After the bite of last year’s production of Oliver Twist, which didn’t shy away from depicting the grimmer aspects of Victorian London, Hull Truck’s latest Christmas show is an altogether dreamier experience.
This take on JM Barrie’s novel, adapted – like last year’s production – by Deborah McAndrew, draws us into the adventure of the tale while maintaining a whimsical edge.
Set in a post-Second World War Hull, where Wendy’s father is set to help rebuild the Blitz-damaged city, McAndrew’s version is alive with hope for the future.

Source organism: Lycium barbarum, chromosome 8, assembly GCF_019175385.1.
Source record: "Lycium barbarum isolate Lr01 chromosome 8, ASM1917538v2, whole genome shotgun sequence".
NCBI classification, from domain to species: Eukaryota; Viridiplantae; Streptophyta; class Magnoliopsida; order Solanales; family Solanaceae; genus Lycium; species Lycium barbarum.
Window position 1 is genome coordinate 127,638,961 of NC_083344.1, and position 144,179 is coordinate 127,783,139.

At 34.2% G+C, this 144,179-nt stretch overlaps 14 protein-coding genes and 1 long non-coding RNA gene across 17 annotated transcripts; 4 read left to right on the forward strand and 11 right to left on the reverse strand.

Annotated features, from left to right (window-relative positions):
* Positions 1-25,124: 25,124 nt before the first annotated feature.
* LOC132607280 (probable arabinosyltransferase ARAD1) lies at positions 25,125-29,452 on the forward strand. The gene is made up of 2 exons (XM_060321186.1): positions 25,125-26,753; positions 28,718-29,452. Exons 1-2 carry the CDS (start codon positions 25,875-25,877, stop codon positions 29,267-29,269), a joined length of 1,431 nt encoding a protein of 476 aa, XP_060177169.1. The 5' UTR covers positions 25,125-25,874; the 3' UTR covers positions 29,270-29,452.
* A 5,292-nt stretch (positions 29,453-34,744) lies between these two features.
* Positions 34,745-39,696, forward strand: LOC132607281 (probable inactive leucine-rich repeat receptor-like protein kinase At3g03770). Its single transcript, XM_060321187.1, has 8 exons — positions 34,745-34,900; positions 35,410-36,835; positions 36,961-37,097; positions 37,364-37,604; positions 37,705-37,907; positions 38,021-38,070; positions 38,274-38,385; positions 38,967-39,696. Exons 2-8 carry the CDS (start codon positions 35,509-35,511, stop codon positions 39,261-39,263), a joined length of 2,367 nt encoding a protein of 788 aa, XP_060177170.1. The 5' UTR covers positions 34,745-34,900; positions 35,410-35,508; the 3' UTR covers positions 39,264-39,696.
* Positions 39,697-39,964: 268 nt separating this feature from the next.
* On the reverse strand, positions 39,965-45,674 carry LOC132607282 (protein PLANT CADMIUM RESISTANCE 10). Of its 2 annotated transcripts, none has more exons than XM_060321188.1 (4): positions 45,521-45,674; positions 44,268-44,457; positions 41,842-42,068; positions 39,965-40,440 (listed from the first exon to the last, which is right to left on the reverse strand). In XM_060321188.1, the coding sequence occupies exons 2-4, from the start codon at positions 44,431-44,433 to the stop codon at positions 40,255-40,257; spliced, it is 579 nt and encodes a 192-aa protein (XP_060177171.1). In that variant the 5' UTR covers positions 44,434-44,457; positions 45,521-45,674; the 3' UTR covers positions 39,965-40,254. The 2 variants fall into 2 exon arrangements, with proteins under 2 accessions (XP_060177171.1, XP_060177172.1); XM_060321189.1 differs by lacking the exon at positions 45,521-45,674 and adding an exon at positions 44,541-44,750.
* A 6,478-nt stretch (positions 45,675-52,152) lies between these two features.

The independent, questing Wendy (an energetic Vanessa Schofield) is the heart of Mark Babych’s production, meeting various fairies and pirates along the way, while Baker Mukasa, as Peter Pan, captures the giddiness of childhood. There’s fine comic support from Joanna Holden as the devious Tinkerbell, her costume festooned with intermittently honking clown horns
Ciaran Bagnall’s set, with its large, diaphanous drapes, enhances the whimsical feel, as do the songs – co-written by McAndrew and John Biddle – including a ditty in praise of cod liver oil.
Conveying something of the strangeness of Barrie’s source material, it all feels joyfully disorientating, like being trapped in a giant, novelty snow globe that’s just been shaken up.